1. re: skordalia
                    Joanie RE: skordalia Jan 12, 2010 10:23 AM

                    Where is Derna's? I haven't heard of it or seen it in West Rox.

                    1. re: Joanie
                      skordalia RE: Joanie Jan 12, 2010 11:07 AM

                      it's in roslindale village on South St. across from Droubi Bros.

                      1. re: skordalia
                        Joanie RE: skordalia Jan 12, 2010 11:32 AM

                        Wow, I'm clueless about that place too. Will have to investigate.

                2. re: nsenada
                  sallyt RE: nsenada Jan 11, 2010 06:48 PM

                  Auntie B's FAR surpasses the Westbury, which is tasteless, in my opinion. We live within walking distance of both, and love Auntie B's (although I agree with you about the coffee). The food at the Westbury is out of the 70's, which may explain why we ran into Mayor Menino there on Father's Day several years ago...

                  And the donuts at Anna's aren't that great, but for some reason, the donut holes are fantastic.

            2. re: Joanie
              Jpan99 RE: Joanie Jan 11, 2010 03:40 PM

              Not a Doughnut Plant fan either. Tried them many years ago, probably a couple of years after they first opened. Found them to be too heavy. The texture was too chewy, more like bread than cake.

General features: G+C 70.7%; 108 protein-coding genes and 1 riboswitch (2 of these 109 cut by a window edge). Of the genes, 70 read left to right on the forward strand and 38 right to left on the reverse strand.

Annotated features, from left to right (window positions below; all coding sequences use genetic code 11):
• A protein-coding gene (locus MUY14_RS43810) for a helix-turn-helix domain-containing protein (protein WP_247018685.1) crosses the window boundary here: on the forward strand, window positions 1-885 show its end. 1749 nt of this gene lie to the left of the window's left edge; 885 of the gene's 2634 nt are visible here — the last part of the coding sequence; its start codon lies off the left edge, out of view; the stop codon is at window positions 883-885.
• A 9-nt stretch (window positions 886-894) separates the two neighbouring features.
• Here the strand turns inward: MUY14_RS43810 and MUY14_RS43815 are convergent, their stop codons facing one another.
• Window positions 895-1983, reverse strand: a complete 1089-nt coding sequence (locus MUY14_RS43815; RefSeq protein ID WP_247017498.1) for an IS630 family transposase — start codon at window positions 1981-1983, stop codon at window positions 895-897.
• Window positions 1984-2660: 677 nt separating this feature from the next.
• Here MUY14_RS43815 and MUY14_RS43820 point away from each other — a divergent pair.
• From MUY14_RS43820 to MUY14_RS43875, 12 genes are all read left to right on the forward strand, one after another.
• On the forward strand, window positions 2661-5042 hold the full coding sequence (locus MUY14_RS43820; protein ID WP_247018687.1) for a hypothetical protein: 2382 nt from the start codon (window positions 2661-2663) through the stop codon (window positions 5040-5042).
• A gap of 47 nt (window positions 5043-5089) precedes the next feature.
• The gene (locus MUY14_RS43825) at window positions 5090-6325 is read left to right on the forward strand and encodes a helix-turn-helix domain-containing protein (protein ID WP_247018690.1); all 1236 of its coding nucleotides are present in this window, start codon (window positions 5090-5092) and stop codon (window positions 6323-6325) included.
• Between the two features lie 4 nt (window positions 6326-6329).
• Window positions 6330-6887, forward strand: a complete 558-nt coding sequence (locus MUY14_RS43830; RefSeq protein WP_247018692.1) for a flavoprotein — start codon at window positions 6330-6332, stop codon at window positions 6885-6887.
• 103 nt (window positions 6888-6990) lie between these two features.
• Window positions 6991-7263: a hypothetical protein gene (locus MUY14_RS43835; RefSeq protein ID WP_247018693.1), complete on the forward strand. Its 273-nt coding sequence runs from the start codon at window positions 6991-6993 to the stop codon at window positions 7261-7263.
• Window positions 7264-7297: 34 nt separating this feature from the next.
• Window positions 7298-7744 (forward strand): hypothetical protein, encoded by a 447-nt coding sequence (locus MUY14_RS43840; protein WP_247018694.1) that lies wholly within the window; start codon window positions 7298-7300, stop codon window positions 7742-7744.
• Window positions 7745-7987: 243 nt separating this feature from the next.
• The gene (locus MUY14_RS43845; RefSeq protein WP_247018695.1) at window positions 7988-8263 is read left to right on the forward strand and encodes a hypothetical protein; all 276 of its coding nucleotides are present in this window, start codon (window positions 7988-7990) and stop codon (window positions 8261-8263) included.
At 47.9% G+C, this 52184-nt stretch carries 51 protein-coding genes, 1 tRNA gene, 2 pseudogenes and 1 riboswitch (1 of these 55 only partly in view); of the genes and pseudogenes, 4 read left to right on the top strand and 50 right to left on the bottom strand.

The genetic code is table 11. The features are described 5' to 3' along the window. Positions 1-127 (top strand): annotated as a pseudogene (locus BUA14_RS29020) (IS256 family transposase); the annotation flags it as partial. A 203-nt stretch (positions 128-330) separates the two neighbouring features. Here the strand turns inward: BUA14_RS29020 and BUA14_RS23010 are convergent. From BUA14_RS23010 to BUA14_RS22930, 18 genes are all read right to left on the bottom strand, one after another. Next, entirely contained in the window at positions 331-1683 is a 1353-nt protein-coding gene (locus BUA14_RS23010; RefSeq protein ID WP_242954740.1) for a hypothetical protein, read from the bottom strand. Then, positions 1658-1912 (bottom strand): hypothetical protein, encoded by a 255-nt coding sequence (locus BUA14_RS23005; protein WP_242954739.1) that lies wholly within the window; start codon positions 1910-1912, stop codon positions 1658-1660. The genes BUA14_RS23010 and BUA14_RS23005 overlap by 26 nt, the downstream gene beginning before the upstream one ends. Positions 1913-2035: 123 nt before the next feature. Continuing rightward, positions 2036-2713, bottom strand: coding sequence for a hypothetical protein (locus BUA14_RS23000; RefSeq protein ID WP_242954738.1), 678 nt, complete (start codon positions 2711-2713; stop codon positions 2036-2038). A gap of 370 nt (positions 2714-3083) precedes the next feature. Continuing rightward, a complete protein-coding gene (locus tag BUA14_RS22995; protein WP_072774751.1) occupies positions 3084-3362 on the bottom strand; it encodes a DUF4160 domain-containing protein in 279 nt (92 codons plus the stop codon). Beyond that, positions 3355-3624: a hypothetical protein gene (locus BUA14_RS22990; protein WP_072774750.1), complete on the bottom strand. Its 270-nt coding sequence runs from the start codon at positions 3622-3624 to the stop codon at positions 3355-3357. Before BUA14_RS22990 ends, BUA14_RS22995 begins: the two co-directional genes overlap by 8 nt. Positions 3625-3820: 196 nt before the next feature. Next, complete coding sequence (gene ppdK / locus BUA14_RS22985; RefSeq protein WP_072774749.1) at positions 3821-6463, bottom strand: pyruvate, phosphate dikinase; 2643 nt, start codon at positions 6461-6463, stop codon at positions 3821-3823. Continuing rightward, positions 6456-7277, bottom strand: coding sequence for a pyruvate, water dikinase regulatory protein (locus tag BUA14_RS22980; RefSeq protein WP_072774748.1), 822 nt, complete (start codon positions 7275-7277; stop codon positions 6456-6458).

I like Kane's (honey dip and jelly) and Verna's too. Ohlin's in Belmont makes really good donuts, especially the honey dip and in the fall the cider donuts rock. Not a fan of anything else in the bakery however. I think Ohlin's donuts are better than Linda's in Belmont. Didn't like those at all.

              1. re: Jpan99
                nsenada RE: Jpan99 Jan 12, 2010 05:51 AM

                Coincidentally, a new colleague brought in a massive tray of Betty Ann doughnuts. They were amazing, I had a jelly, sugar raised, and cruller. The cruller was nice and crunchy on the outside, yet light, and the jelly and sugar raised had just a bit of chew, and a haunting rosewater flavor (I think that's what I tasted). Still need yuppy doughnuts, though.

                1. re: Jpan99
                  tdaaa RE: Jpan99 Jan 12, 2010 08:28 AM